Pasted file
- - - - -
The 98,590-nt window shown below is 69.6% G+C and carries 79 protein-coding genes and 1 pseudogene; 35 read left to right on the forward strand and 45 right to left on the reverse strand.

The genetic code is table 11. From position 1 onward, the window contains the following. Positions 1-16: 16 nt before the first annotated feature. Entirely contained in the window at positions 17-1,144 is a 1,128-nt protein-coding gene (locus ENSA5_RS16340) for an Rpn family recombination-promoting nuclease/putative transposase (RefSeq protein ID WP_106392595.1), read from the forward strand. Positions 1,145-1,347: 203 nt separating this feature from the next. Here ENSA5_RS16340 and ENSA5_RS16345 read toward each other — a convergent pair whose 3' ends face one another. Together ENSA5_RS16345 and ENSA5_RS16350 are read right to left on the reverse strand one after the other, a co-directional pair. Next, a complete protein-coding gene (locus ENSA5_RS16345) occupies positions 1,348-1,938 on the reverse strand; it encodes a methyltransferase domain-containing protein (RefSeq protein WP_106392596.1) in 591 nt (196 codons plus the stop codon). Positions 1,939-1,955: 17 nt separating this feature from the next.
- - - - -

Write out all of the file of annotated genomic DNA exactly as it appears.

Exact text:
The 98,590-nt window shown below is 69.6% G+C and carries 79 protein-coding genes and 1 pseudogene; 35 read left to right on the forward strand and 45 right to left on the reverse strand.

The genetic code is table 11. From position 1 onward, the window contains the following. Positions 1-16: 16 nt before the first annotated feature. Entirely contained in the window at positions 17-1,144 is a 1,128-nt protein-coding gene (locus ENSA5_RS16340) for an Rpn family recombination-promoting nuclease/putative transposase (RefSeq protein ID WP_106392595.1), read from the forward strand. Positions 1,145-1,347: 203 nt separating this feature from the next. Here ENSA5_RS16340 and ENSA5_RS16345 read toward each other — a convergent pair whose 3' ends face one another. Together ENSA5_RS16345 and ENSA5_RS16350 are read right to left on the reverse strand one after the other, a co-directional pair. Next, a complete protein-coding gene (locus ENSA5_RS16345) occupies positions 1,348-1,938 on the reverse strand; it encodes a methyltransferase domain-containing protein (RefSeq protein WP_106392596.1) in 591 nt (196 codons plus the stop codon). Positions 1,939-1,955: 17 nt separating this feature from the next.